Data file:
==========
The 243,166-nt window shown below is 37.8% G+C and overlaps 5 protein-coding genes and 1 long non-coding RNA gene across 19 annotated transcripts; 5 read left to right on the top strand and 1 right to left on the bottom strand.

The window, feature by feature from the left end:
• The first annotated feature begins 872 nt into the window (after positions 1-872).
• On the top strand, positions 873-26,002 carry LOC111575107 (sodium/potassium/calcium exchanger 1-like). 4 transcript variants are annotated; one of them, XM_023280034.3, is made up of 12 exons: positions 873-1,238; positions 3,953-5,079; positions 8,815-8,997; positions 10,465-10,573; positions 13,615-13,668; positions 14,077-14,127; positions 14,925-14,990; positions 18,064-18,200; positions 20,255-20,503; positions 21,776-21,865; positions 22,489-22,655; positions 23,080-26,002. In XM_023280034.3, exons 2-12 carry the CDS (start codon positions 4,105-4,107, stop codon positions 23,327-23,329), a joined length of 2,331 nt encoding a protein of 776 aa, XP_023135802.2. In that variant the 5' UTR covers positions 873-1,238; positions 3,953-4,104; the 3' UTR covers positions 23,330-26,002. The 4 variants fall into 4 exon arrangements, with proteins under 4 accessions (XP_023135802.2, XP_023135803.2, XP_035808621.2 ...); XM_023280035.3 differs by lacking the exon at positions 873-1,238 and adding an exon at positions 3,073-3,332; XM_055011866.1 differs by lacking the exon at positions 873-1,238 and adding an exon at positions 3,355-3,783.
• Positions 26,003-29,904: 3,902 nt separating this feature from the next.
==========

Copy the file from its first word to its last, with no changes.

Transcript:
The 243,166-nt window shown below is 37.8% G+C and overlaps 5 protein-coding genes and 1 long non-coding RNA gene across 19 annotated transcripts; 5 read left to right on the top strand and 1 right to left on the bottom strand.

The window, feature by feature from the left end:
• The first annotated feature begins 872 nt into the window (after positions 1-872).
• On the top strand, positions 873-26,002 carry LOC111575107 (sodium/potassium/calcium exchanger 1-like). 4 transcript variants are annotated; one of them, XM_023280034.3, is made up of 12 exons: positions 873-1,238; positions 3,953-5,079; positions 8,815-8,997; positions 10,465-10,573; positions 13,615-13,668; positions 14,077-14,127; positions 14,925-14,990; positions 18,064-18,200; positions 20,255-20,503; positions 21,776-21,865; positions 22,489-22,655; positions 23,080-26,002. In XM_023280034.3, exons 2-12 carry the CDS (start codon positions 4,105-4,107, stop codon positions 23,327-23,329), a joined length of 2,331 nt encoding a protein of 776 aa, XP_023135802.2. In that variant the 5' UTR covers positions 873-1,238; positions 3,953-4,104; the 3' UTR covers positions 23,330-26,002. The 4 variants fall into 4 exon arrangements, with proteins under 4 accessions (XP_023135802.2, XP_023135803.2, XP_035808621.2 ...); XM_023280035.3 differs by lacking the exon at positions 873-1,238 and adding an exon at positions 3,073-3,332; XM_055011866.1 differs by lacking the exon at positions 873-1,238 and adding an exon at positions 3,355-3,783.
• Positions 26,003-29,904: 3,902 nt separating this feature from the next.